2nd Acts

8.4 million Americans have have launched "encore careers," including these six Islanders.


(page 3 of 3)


Was: a spa owner


Having spent 27 years in the spa industry, Dawn Marie was a pioneer in the field long before spas became prevalent and treatments became accessible to more than just the traveling elite. She studied both in the U.S. and Europe to earn credentials as an esthetician, a massage therapist, an aromatherapist and something called a Manual Lymph Drainage therapist.

Along the way, she opened the first day spa in Honolulu in 1990. It wasn’t simply her technique that gained attention; it was also her business savvy and professional integrity. “It’s all about trust,” says Dawn, “trusting that I want the same thing for my clients that they want for themselves.” She opened a spa consulting company soon after selling her day spa, and added Molokai Ranch to her client list.

You’d think that success in the spa industry would keep her there, but one of Dawn’s spa clients turned out to be a realtor who started clamoring for her help in marketing his own business. That she was effective in transferring her skills to the real estate industry was her first surprise; that she actually enjoyed it was her second. The transition from managing spas to selling homes came about suddenly, when the realtor who hired Dawn was killed in a car accident, and she made the decision to get herself licensed and handle some of his transactions. “It was a leap of faith to be sure,” says Dawn, “but there seemed to be an alignment of opportunity and energy that felt right.”

Eight years later, as a successful broker with Kahala Associates, the instinct has proven correct. Though she no longer provides facials or massages, Dawn thinks of her role as nurturing buyers and sellers through the real estate process, and takes a similarly holistic approach to her work. “This is about so much more than peoples’ properties; it’s about their lifestyles and dreams.” Where once she literally held clients in her hands, she’s now metaphorically holding their lives in her hands—and still hoping to enhance their well-being.



Was: a pastor


When he graduated from yale Divinity School in 1987, David Turner had his sights set on becoming a pastor, which he did, for five rewarding years at the Kapaa United Church of Christ on Kauai. Eventually, he found a different way to minister, serving as chaplain at Punahou School for 11 years. It was during a 2001 sabbatical in New Mexico that he began to think about linking his spiritual work with his long-term commitment to the environment. Viewing the two as “caring for God’s creation,” the pieces began to coalesce.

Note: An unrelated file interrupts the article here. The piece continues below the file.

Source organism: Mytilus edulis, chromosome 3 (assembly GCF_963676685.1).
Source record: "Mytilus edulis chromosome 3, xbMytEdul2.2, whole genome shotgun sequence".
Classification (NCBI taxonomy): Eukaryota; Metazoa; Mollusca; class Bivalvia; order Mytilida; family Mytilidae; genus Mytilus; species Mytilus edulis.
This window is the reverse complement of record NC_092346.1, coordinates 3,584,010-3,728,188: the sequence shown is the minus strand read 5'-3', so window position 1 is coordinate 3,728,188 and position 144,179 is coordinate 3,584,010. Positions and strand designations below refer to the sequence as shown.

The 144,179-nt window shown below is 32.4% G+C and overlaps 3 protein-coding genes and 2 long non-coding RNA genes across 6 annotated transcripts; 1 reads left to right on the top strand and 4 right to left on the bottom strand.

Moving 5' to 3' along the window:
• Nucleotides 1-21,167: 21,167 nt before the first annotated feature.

Much as he valued his work as a religious leader and was deeply valued for it, David didn’t want to pick one passion over another. Besides, he strongly believed in the interconnectedness of humans and the environment, of social justice and sustainability. David left Punahou without another job, describing his leap with a parable he told students at Chapel:

          It’s getting dark as a rock climber reaches the summit of a mountain he has climbed, when his hand slips and he falls the full length of the rope he is now dangling from. “Help me figure out what to do,” he pleads with God, who responds by saying, “Cut the rope.” “Are you nuts?” thinks the climber in the pitch-black night. The next day, the climber is found dead, dangling only 10 feet from the ground, where he would have fallen to safety.

David took the leap in 2005, with the full support of his wife, Kirsten, who he calls “the real hero of this story.”  The pastor turned preservationist struggled for several years with part-time consulting gigs, and ultimately landed a full-time position with Wind Energy Corp., a startup that is installing vertical-access wind turbines—including one at the National Tropical Botanical Gardens on Kauai.

Returning to the island where he served as an enthusiastic young pastor, 51-year-old David Turner sees his step away from the church as helping him to find a mission that will benefit not just one congregation or population of students, but “the entire world, with a renewable energy solution we desperately need.” Spoken like a man of faith.


Jana Wolff is a well-known writer and an unknown ghostwriter, based in Honolulu.

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Honolulu Magazine June 2018
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